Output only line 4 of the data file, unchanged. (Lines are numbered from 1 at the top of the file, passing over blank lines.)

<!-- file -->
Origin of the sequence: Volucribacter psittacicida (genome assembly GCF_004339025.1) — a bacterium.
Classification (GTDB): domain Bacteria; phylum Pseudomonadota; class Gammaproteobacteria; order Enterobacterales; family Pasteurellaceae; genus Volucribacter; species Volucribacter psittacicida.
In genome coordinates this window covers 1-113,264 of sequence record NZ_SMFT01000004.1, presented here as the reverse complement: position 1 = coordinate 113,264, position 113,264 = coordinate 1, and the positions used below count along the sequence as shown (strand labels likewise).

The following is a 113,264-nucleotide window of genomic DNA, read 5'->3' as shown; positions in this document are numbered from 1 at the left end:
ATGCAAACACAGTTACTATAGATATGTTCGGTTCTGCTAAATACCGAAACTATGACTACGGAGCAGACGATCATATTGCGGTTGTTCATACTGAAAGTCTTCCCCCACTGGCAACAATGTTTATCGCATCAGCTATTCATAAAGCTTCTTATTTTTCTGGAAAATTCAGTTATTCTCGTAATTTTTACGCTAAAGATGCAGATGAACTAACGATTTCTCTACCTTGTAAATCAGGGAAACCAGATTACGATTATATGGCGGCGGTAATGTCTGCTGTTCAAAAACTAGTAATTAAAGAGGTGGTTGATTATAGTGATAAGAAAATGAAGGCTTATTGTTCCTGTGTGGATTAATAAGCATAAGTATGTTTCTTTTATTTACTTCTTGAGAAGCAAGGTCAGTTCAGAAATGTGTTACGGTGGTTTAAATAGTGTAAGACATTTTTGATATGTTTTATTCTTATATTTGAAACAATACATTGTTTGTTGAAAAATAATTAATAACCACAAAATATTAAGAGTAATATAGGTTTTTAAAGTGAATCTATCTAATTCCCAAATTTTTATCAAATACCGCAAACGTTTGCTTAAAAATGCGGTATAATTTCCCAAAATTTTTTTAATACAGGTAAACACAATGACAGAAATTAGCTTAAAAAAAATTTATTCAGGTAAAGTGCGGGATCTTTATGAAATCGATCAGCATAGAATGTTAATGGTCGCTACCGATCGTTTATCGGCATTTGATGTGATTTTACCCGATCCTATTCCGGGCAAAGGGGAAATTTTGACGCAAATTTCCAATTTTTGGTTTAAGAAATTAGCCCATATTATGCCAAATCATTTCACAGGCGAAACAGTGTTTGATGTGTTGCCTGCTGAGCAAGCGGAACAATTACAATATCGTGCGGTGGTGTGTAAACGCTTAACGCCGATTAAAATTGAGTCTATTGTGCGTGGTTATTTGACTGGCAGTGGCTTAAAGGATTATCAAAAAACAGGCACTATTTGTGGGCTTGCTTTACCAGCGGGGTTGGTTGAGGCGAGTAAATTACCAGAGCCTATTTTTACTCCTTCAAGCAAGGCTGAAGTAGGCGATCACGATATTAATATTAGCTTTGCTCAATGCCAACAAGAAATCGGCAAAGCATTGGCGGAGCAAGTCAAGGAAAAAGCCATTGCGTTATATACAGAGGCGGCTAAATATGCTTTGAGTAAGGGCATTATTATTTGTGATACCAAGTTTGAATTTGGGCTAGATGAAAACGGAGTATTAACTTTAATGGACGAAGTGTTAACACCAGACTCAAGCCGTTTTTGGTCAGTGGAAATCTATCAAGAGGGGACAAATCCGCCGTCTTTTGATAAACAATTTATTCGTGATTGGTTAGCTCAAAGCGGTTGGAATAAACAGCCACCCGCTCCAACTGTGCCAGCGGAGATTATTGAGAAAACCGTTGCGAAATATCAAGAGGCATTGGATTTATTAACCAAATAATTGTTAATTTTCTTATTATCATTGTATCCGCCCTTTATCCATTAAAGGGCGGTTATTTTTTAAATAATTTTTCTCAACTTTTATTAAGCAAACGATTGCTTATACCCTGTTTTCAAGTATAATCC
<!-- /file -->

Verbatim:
The following is a 113,264-nucleotide window of genomic DNA, read 5'->3' as shown; positions in this document are numbered from 1 at the left end: